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Cranes are lined in front of the skyline of the Central Business District, in Beijing, on Oct. 18, 2021.THOMAS PETER/Reuters

China’s economy shook but never truly stumbled in 2021, despite being buffeted by the pandemic and global supply chain issues, as well as domestic power shortages and the threat of a property crisis sparked by a hyper-leveraged developer.

The world’s second-largest economy posted decent performance toward the end of the year and is expected to average out at about 8-per-cent real GDP growth for 2021, above official targets, before slowing to just over 5 per cent this year.

“So long as the COVID situation does not get worse, the Chinese economy should be able to pick up. And if things go well China can still grow 5 to 7 per cent,” said Zhu Tian, a professor of economics at the Shanghai-based China Europe International Business School. “Given the relatively more pro-active macro policies in China, I think the economy can still grow quite strongly in the next year.”

China’s economy has always been state-led, but the hand of the Communist Party was particularly strong in 2021, with officials intervening in areas where they had previously been relatively hands-off, particularly the tech sector. A clampdown on overseas listings and aggressive antitrust action saw hundreds of billions of dollars wiped off the value of some of China’s biggest companies, including Alibaba and Tencent.

A similar crackdown on private tutoring almost wiped out many education companies, with market leader New Oriental Education & Technology Group now trading at 10 per cent of its value at the start of 2021 and frantically pivoting to alternative courses for adults.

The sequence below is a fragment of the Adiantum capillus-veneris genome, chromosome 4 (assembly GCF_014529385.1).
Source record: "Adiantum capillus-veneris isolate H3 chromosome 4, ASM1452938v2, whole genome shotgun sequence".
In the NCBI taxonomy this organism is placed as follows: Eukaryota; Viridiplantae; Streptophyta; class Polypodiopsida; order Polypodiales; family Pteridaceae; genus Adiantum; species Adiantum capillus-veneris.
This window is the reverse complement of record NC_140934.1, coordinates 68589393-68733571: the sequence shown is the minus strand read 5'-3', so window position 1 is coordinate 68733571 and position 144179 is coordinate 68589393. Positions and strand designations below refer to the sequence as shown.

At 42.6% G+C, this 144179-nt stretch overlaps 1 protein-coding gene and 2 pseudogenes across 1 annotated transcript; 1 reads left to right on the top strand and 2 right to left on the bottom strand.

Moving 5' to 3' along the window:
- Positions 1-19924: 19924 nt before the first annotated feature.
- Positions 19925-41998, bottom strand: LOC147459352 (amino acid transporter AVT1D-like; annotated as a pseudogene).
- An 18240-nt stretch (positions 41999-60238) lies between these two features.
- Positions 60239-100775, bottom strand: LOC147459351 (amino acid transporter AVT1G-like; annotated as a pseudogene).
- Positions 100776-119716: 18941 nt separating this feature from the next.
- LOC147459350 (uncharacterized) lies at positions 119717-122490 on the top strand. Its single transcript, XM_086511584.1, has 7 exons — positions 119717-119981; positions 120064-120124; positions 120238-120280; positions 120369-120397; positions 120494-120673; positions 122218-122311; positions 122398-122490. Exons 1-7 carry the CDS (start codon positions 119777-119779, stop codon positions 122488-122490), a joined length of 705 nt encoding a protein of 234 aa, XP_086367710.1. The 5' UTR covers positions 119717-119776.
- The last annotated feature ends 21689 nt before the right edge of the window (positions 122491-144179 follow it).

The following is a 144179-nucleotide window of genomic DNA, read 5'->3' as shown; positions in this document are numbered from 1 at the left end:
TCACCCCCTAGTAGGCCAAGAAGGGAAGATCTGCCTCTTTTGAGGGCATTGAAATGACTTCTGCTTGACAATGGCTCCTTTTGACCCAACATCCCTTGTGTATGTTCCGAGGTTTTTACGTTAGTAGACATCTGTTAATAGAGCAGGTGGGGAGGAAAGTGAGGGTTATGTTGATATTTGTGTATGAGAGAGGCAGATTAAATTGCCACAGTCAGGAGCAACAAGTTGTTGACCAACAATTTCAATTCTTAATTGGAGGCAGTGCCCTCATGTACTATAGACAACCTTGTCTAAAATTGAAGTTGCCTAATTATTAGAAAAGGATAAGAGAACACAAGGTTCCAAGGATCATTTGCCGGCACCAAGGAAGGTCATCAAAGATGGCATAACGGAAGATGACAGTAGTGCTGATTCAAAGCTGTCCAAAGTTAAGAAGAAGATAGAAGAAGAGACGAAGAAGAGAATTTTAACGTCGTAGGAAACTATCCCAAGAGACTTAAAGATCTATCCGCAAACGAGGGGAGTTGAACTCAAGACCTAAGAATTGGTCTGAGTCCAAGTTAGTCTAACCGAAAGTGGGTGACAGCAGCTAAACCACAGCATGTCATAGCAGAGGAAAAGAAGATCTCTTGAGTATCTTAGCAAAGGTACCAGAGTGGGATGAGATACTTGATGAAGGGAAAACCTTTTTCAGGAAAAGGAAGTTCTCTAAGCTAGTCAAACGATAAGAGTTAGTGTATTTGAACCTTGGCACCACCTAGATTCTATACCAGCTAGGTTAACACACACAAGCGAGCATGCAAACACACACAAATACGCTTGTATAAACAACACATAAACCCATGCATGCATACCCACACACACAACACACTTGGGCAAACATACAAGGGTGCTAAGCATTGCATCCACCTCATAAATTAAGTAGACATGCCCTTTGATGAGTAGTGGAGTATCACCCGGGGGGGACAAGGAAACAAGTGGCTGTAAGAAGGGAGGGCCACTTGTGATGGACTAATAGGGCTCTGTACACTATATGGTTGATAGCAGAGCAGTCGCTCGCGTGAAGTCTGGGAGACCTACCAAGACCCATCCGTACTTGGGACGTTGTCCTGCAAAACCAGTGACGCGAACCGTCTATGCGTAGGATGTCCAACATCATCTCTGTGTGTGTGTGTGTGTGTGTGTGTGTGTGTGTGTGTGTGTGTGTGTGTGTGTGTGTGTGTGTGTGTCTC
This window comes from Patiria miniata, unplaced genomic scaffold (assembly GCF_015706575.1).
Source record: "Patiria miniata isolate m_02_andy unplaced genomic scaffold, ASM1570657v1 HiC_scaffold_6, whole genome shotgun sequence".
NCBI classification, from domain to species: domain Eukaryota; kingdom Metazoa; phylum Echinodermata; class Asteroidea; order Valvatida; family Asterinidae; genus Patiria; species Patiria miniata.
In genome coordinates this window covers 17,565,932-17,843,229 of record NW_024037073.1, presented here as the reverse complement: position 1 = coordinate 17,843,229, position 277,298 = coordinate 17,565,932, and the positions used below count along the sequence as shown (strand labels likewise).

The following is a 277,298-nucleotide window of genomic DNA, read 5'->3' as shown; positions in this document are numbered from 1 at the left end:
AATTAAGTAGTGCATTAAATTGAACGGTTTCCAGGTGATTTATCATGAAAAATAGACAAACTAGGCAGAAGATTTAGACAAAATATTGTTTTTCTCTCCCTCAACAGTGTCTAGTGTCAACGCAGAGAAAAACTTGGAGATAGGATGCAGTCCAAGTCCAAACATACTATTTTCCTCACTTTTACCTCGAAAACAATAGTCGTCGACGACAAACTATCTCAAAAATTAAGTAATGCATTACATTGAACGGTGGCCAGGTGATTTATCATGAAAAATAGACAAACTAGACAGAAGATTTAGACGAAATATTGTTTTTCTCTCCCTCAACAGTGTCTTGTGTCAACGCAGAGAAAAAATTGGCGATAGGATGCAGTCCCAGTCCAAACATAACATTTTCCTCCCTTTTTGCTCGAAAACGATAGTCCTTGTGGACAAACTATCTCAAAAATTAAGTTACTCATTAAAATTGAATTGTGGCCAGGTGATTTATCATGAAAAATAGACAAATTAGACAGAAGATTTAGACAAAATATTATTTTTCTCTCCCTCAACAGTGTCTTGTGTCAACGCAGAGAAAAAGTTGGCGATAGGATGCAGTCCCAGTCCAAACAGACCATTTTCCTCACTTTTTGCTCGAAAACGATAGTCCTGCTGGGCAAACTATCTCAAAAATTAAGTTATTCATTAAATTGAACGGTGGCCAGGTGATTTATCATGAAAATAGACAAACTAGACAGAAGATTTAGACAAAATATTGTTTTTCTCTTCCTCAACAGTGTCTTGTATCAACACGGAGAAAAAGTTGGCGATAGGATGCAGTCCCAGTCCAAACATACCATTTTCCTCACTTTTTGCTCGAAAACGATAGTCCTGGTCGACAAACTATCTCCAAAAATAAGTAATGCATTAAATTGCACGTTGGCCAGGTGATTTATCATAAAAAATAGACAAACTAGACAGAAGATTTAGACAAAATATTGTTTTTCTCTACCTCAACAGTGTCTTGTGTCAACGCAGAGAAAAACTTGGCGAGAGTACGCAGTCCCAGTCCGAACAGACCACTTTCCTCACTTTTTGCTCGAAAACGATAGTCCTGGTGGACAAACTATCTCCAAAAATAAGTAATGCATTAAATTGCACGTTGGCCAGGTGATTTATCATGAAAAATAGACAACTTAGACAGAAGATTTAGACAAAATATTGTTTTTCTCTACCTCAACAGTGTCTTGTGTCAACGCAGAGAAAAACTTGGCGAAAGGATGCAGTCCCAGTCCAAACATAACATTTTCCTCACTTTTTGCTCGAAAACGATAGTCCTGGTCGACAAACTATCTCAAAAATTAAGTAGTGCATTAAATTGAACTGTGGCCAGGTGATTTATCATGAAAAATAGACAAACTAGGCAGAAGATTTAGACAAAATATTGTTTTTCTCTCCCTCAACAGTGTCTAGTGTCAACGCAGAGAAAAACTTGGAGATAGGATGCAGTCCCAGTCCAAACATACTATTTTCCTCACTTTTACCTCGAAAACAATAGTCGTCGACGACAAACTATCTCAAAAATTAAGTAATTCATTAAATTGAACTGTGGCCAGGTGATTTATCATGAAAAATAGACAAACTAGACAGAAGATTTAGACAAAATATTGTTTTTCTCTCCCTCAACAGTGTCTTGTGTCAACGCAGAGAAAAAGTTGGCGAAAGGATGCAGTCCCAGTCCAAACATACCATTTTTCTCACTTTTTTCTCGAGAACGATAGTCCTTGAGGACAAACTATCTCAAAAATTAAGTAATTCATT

Mass layoffs in both the tech and education sectors piled on the pressure in China’s job market.

But the greatest concerns emerged in the latter half of the year, when it seemed the country’s property sector, long regarded as a bubble, was on the verge of collapsing. New regulations limiting how much debt developers could hold (after decades of hyper-leveraging) pushed several to the edge, with Guangzhou-based Evergrande becoming the poster boy for what some feared could be China’s “Lehman moment.” A crisis point never arrived, however, and the government has been gradually aiding the sector ever since, pumping in money and reassuring investors both at home and abroad.

The majority of Chinese household wealth is in property, and a severe correction, let alone collapse, would cause widespread misery but also potential social unrest, as evidenced by the protests outside Evergrande’s offices in Shenzhen and elsewhere when it seemed the developer might default.

At the annual Central Economic Work Conference in early December, officials said China’s economy was facing “triple pressure” from shrinking demand, supply shocks and weakening expectations. In particular, Chinese consumers need to be spending more, as stimulus programs in the United States and elsewhere that had boosted exports from China begin to expire, dragging down growth.